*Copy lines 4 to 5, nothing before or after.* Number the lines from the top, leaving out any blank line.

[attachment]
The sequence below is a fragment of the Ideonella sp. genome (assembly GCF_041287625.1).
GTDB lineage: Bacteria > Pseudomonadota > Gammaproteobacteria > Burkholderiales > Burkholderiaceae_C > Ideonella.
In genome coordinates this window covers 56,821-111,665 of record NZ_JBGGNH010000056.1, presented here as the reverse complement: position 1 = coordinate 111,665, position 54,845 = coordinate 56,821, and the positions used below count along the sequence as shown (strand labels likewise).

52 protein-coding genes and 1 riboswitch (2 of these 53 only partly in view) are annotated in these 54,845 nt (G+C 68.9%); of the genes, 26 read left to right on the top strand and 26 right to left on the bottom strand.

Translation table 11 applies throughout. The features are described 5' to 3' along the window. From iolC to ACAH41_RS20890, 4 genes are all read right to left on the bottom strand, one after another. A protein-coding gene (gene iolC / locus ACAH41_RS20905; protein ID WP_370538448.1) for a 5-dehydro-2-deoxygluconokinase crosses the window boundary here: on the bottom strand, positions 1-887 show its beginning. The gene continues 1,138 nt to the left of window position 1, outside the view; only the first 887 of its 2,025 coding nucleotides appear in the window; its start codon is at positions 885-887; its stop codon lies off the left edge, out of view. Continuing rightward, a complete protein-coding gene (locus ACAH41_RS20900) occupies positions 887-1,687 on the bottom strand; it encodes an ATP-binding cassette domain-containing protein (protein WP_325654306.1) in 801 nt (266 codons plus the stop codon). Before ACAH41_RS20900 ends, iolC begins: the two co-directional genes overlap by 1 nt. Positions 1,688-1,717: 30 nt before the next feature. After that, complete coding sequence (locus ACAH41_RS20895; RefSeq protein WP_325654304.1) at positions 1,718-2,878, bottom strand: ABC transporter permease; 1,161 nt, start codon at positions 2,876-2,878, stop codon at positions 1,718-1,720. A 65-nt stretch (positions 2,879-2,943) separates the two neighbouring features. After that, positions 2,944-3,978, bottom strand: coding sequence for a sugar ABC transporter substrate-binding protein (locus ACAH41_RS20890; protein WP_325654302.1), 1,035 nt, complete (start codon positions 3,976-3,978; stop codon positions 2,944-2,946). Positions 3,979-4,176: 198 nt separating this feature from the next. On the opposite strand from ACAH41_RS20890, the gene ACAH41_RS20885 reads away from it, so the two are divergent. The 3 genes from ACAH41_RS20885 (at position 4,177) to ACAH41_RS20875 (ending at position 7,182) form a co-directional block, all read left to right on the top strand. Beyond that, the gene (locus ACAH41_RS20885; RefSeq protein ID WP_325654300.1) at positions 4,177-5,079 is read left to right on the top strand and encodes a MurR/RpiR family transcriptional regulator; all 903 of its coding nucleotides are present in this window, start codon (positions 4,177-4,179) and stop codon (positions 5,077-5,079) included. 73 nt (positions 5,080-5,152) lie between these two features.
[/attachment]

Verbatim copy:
52 protein-coding genes and 1 riboswitch (2 of these 53 only partly in view) are annotated in these 54,845 nt (G+C 68.9%); of the genes, 26 read left to right on the top strand and 26 right to left on the bottom strand.

Translation table 11 applies throughout. The features are described 5' to 3' along the window. From iolC to ACAH41_RS20890, 4 genes are all read right to left on the bottom strand, one after another. A protein-coding gene (gene iolC / locus ACAH41_RS20905; protein ID WP_370538448.1) for a 5-dehydro-2-deoxygluconokinase crosses the window boundary here: on the bottom strand, positions 1-887 show its beginning. The gene continues 1,138 nt to the left of window position 1, outside the view; only the first 887 of its 2,025 coding nucleotides appear in the window; its start codon is at positions 885-887; its stop codon lies off the left edge, out of view. Continuing rightward, a complete protein-coding gene (locus ACAH41_RS20900) occupies positions 887-1,687 on the bottom strand; it encodes an ATP-binding cassette domain-containing protein (protein WP_325654306.1) in 801 nt (266 codons plus the stop codon). Before ACAH41_RS20900 ends, iolC begins: the two co-directional genes overlap by 1 nt. Positions 1,688-1,717: 30 nt before the next feature. After that, complete coding sequence (locus ACAH41_RS20895; RefSeq protein WP_325654304.1) at positions 1,718-2,878, bottom strand: ABC transporter permease; 1,161 nt, start codon at positions 2,876-2,878, stop codon at positions 1,718-1,720. A 65-nt stretch (positions 2,879-2,943) separates the two neighbouring features. After that, positions 2,944-3,978, bottom strand: coding sequence for a sugar ABC transporter substrate-binding protein (locus ACAH41_RS20890; protein WP_325654302.1), 1,035 nt, complete (start codon positions 3,976-3,978; stop codon positions 2,944-2,946). Positions 3,979-4,176: 198 nt separating this feature from the next. On the opposite strand from ACAH41_RS20890, the gene ACAH41_RS20885 reads away from it, so the two are divergent. The 3 genes from ACAH41_RS20885 (at position 4,177) to ACAH41_RS20875 (ending at position 7,182) form a co-directional block, all read left to right on the top strand. Beyond that, the gene (locus ACAH41_RS20885; RefSeq protein ID WP_325654300.1) at positions 4,177-5,079 is read left to right on the top strand and encodes a MurR/RpiR family transcriptional regulator; all 903 of its coding nucleotides are present in this window, start codon (positions 4,177-4,179) and stop codon (positions 5,077-5,079) included. 73 nt (positions 5,080-5,152) lie between these two features.